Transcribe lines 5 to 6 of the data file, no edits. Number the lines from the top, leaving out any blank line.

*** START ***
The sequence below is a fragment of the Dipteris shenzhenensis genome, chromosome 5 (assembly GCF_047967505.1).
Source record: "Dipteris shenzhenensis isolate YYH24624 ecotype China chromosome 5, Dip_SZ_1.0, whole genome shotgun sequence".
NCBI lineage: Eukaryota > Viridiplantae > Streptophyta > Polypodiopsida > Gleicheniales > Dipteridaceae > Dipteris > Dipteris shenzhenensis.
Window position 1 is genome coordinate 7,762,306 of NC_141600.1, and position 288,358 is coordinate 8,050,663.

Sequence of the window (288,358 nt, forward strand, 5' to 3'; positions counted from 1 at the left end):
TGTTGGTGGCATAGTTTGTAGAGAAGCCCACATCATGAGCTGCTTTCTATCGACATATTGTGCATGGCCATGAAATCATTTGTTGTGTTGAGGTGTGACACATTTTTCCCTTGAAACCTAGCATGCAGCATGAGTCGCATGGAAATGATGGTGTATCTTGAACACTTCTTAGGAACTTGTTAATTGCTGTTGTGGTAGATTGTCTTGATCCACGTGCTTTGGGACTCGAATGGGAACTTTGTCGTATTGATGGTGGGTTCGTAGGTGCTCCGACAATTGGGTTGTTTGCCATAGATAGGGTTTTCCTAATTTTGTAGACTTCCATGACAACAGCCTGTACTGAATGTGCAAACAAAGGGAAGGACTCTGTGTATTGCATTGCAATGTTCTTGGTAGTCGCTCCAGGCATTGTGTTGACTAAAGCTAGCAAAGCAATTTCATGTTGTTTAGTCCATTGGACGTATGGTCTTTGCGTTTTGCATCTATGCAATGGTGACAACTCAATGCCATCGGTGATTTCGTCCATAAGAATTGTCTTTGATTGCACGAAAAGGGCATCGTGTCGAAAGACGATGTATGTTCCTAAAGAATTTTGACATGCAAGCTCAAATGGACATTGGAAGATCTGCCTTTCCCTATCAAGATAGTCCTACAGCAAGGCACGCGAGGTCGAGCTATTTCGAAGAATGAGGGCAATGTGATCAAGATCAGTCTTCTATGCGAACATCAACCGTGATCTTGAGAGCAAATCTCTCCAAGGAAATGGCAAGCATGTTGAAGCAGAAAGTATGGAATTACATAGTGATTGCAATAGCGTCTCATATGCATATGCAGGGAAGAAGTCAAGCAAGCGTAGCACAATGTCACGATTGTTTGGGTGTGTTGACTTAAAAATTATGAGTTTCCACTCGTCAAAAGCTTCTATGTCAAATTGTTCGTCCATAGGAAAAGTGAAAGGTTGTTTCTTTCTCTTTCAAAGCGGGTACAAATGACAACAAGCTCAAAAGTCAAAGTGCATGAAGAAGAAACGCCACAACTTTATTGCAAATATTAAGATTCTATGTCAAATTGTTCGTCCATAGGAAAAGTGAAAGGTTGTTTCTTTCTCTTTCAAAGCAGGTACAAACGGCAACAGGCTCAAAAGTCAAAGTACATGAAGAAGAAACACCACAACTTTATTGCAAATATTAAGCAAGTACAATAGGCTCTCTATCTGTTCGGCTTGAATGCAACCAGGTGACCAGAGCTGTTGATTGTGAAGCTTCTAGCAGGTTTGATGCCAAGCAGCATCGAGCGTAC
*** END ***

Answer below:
Sequence of the window (288,358 nt, forward strand, 5' to 3'; positions counted from 1 at the left end):
TGTTGGTGGCATAGTTTGTAGAGAAGCCCACATCATGAGCTGCTTTCTATCGACATATTGTGCATGGCCATGAAATCATTTGTTGTGTTGAGGTGTGACACATTTTTCCCTTGAAACCTAGCATGCAGCATGAGTCGCATGGAAATGATGGTGTATCTTGAACACTTCTTAGGAACTTGTTAATTGCTGTTGTGGTAGATTGTCTTGATCCACGTGCTTTGGGACTCGAATGGGAACTTTGTCGTATTGATGGTGGGTTCGTAGGTGCTCCGACAATTGGGTTGTTTGCCATAGATAGGGTTTTCCTAATTTTGTAGACTTCCATGACAACAGCCTGTACTGAATGTGCAAACAAAGGGAAGGACTCTGTGTATTGCATTGCAATGTTCTTGGTAGTCGCTCCAGGCATTGTGTTGACTAAAGCTAGCAAAGCAATTTCATGTTGTTTAGTCCATTGGACGTATGGTCTTTGCGTTTTGCATCTATGCAATGGTGACAACTCAATGCCATCGGTGATTTCGTCCATAAGAATTGTCTTTGATTGCACGAAAAGGGCATCGTGTCGAAAGACGATGTATGTTCCTAAAGAATTTTGACATGCAAGCTCAAATGGACATTGGAAGATCTGCCTTTCCCTATCAAGATAGTCCTACAGCAAGGCACGCGAGGTCGAGCTATTTCGAAGAATGAGGGCAATGTGATCAAGATCAGTCTTCTATGCGAACATCAACCGTGATCTTGAGAGCAAATCTCTCCAAGGAAATGGCAAGCATGTTGAAGCAGAAAGTATGGAATTACATAGTGATTGCAATAGCGTCTCATATGCATATGCAGGGAAGAAGTCAAGCAAGCGTAGCACAATGTCACGATTGTTTGGGTGTGTTGACTTAAAAATTATGAGTTTCCACTCGTCAAAAGCTTCTATGTCAAATTGTTCGTCCATAGGAAAAGTGAAAGGTTGTTTCTTTCTCTTTCAAAGCGGGTACAAATGACAACAAGCTCAAAAGTCAAAGTGCATGAAGAAGAAACGCCACAACTTTATTGCAAATATTAAGATTCTATGTCAAATTGTTCGTCCATAGGAAAAGTGAAAGGTTGTTTCTTTCTCTTTCAAAGCAGGTACAAACGGCAACAGGCTCAAAAGTCAAAGTACATGAAGAAGAAACACCACAACTTTATTGCAAATATTAAGCAAGTACAATAGGCTCTCTATCTGTTCGGCTTGAATGCAACCAGGTGACCAGAGCTGTTGATTGTGAAGCTTCTAGCAGGTTTGATGCCAAGCAGCATCGAGCGTAC